I recently have become interested in the exact form that increases and decreases take. I’d like to build up a better understanding, so that I can choose the best increase or decrease for a given situation, and get the effect that I desire. So I’ve been swatching a bit. This first swatch shows paired decreases. In this swatch, I’m just looking at the way the fabric looks when you decrease with right-leaning decreases (K2tog) or left-leaning decreases (SSK) or with a symmetrical central decrease (Sl2-K1-P2sso).
This one is the result of a left-leaning decrease, knit stitch, then right-leaning decrease. It was created by doing: SSK, K1, K2tog, which I repeated every right side row. I think it is interesting to note that the K2togs (on the right side of the central knit stitch) are much more invisible/integrated into the fabric than the corresponding SSK decreases, which do not seem to lie as flat.
This one is the result of the opposite – a right-leaning decrease, then knit stitch, then left-leaning decrease. It was created by doing: K2tog, K2, SSK, on every right side row. Instead of being quite flat, this pairing of decreases creates a dominant line which actually stands proud of the adjacent knit fabric.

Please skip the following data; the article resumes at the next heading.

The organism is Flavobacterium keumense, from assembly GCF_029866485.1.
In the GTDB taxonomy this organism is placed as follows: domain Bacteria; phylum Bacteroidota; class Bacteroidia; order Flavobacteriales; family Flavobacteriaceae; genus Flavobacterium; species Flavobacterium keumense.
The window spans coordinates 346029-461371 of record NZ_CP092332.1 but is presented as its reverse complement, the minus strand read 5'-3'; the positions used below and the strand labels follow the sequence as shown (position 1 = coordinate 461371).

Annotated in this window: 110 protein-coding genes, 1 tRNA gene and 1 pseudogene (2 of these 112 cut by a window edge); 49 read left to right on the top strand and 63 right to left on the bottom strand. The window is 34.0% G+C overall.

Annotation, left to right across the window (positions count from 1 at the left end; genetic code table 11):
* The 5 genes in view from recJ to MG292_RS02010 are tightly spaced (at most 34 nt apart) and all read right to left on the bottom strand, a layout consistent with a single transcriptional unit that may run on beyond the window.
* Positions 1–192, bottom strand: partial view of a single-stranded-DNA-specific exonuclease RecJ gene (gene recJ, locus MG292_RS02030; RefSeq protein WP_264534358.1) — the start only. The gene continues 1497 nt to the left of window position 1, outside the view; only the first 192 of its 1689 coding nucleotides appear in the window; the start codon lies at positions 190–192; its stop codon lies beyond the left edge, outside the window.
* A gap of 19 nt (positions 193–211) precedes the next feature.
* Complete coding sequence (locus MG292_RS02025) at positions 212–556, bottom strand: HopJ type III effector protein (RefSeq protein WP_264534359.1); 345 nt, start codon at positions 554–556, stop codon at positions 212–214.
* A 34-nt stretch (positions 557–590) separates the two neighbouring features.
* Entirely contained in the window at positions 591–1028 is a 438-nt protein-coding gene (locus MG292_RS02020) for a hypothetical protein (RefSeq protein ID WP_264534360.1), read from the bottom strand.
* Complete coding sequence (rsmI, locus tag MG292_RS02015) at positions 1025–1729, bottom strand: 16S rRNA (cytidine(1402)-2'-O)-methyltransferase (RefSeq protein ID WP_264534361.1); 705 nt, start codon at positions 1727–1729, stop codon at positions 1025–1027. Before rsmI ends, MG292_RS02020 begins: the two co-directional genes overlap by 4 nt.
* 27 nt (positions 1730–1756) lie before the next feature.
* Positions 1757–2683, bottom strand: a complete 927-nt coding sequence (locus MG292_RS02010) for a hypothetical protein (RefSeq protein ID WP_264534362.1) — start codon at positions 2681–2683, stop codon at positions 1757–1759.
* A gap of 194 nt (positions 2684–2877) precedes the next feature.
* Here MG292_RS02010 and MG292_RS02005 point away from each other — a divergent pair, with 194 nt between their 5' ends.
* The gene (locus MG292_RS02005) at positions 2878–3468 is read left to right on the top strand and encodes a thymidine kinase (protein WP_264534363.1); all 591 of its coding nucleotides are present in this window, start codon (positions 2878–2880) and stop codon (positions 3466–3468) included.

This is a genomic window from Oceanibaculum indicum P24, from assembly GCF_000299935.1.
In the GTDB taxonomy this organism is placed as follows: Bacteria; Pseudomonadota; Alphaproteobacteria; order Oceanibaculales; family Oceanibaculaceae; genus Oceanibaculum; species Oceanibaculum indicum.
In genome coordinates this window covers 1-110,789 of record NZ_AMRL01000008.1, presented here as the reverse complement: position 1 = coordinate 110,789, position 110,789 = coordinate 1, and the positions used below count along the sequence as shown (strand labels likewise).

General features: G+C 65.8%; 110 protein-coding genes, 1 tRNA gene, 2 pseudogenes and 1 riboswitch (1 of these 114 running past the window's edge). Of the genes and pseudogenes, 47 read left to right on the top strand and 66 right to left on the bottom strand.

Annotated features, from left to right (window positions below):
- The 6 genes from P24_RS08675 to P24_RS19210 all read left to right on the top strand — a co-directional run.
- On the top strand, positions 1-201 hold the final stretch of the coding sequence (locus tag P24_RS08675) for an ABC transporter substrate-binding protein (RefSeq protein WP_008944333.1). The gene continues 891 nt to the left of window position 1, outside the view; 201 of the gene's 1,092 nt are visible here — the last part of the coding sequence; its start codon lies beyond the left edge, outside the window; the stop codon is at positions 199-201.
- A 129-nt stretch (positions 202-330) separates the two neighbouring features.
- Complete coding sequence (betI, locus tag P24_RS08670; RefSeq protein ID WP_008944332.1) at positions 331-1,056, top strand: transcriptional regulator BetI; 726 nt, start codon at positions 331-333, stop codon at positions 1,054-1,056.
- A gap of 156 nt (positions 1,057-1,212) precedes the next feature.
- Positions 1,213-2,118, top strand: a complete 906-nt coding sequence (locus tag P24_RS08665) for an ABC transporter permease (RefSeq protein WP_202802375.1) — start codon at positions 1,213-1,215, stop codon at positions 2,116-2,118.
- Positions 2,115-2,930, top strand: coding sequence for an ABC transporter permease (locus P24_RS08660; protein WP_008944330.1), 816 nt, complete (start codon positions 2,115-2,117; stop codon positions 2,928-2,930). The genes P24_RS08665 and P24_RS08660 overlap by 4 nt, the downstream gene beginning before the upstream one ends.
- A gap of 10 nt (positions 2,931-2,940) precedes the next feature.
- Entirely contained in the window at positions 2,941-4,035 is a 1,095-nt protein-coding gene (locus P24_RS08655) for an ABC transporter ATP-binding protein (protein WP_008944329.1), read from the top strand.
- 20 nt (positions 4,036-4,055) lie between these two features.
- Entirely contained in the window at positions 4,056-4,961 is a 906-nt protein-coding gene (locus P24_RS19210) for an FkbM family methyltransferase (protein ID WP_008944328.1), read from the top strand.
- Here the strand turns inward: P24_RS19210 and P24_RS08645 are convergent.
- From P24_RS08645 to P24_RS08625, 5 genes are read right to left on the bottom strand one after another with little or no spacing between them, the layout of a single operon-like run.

The third section is a symmetrical central double decrease; Sl2-K1-P2sso. This is worked by slipping 2 stitches, knitwise, at the same time (as if you were going to K2tog), then knitting the next stitch, and then passing the 2 slipped stitches over the knitted stitch and off the needles. It is similar to the previous swatch in that it is a strong vertical line which stands proud of the surrounding fabric. In this case I have worked the Sl2-K1-P2sso decrease every right-side row.
December 20, 2020 @ 12:03 pm
My instructions are *sl2k, k14,k2tog* 3 times. This is suppose to decrease 8 stitches but my calculations are 9 stitches. Help!
December 21, 2020 @ 4:59 am
Hi I’m not sure the pattern you’re working on, but if you’re only meant to decrease 8 sts, you could just skip the last k2tog and thus will only decrease 8 sts, and then continue the pattern from there? ~ Em
decrease methods « Eyrie crochet
November 3, 2009 @ 2:11 pm
[…] Like this person, I also decided to do a decrease swatch, to match the increase one I did a few days […]
October 2, 2009 @ 12:54 pm
When you SSK, slip the first knitwise, then slip the second purlwise, they’ll lay flat like the k2tog.
June 2, 2009 @ 3:24 pm
What a great resource, I’m bookmarking this one! Thank you!
What did you do for the top decrease though, where it’s kind of sunken? That could have a nice effect I think, for certain projects.
April 1, 2009 @ 9:29 am
Great idea to study decreases like that. I tend to just follow a pattern. Understanding it thoroughly would be much better!